There’s another area not far from there that is also being transformed but not on such a big scale. In general, because when the mines are done you are left with these mine pits and eventually over time they will fill with water, so if you leave those mine pits over 50-100 years you will have those lakes anyway. They are just speeding up the process by filling it artificially and cleaning the water, but the speeding up process is very expensive so they are creating the tourist infrastructure. The enormous size of the lakes district compared to other areas where it’s just the filling in of one mine is what makes this area so special.
What’s the air quality like now if there are still mines operating in the area?
There used to around 20 mines and now there are 3. It’s definitely a huge change. Also the technology has advanced so much, power plants used to pollute the surrounding area much more than today. In the past the air quality was very bad. There was this saying that if you put a white shirt out in the garden to dry when you came out it would be grey or black. Also in Germany, when I told my parents I was going to Lusatia they were saying ‘There?! Why go there?’ In the mind of my parents generation it still has the stigma of this highly polluted, industrialised are.
What did you find was the main motivation behind the creation of the Lake District?
It first started with a project called International Architecture Exhibition (Internationale Bauausstellung– IBA), which is a German exhibition for Urban Engineering and Architecture. Between 2000-2010 this exhibition took place in Lusatia. They came up with this idea to transform this area into a lake district, making sure to incorporate the area’s past in the thirty projects they created there. They came up with the plan for how to transform the area, so their drive was very much from an architecture perspective. In Germany, by law these types of areas have to be converted or remade into usable land again.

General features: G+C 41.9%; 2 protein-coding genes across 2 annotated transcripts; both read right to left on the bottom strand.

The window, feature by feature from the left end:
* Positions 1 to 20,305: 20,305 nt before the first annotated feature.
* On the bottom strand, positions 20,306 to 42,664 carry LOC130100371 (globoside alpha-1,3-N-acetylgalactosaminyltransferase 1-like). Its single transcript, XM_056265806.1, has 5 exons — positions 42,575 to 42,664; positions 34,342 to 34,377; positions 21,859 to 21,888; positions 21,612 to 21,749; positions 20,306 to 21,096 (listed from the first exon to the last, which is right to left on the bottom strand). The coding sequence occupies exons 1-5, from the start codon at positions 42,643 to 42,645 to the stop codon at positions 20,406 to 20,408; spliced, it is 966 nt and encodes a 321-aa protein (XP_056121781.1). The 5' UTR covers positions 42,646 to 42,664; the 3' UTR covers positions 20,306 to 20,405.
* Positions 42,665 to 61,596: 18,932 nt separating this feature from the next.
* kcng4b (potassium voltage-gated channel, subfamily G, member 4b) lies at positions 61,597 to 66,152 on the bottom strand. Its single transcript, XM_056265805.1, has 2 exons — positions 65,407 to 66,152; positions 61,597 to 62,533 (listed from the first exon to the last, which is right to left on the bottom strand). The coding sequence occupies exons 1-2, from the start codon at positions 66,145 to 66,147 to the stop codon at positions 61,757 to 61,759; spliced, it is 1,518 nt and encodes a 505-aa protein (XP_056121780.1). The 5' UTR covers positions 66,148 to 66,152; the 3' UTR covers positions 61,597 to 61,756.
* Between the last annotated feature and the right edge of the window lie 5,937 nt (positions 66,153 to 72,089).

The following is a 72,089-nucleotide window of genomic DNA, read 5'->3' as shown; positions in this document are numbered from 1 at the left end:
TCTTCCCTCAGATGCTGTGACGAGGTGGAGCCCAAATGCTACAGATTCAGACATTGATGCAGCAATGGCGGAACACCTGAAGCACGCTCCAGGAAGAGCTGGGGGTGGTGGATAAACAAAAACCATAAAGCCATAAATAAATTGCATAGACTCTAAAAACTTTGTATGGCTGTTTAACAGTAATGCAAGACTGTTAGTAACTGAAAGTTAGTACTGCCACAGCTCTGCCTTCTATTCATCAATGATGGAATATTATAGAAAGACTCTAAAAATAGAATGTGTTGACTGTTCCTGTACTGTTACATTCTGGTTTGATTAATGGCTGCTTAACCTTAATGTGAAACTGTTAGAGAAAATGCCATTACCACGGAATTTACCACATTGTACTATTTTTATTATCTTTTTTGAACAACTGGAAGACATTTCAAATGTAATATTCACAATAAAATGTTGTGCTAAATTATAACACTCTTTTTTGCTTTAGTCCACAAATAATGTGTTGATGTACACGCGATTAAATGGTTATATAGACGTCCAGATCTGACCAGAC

In a way it’s the third ecosystem or social landscape that’s existed there. In the beginning there was forest and marshes, then people created the mines and the whole character of the region changed.
They’re not making too much money from it. The structure change for the region is great but only 5-10% of people will be able to work in tourism in the area. Even though it’s such a huge project, the industry that used to be there was a much bigger employer and tourism will never be able to replace all those jobs.
In a way I was surprised that the creation of this lakes district will not solve all of the problems. There are still a lot of people who won’t find work. Many people said to me ‘well it’s really nice but my son won’t find work’. A lot of the older generation are quite sad that their families have been split apart because their children have had to move away to find work.
Is travel an integral part of your process as a photographer?
To travel to do projects can make it easier because it’s away from everything so you only have time to work on the project, and the time pressure makes you go work. In the past I was definitely more drawn to it, but with my latest series Along the Hackney Canal I’ve found it invaluable to have the chance to revisit the project as much as I want. It’s easier to get distracted but it can be more fluid, so there are positives and down sides to both. Interesting work can arise when you look more closely at where you live. I recently got a dog, we go for walks along the canal.
Interview by Megan Keene for AHB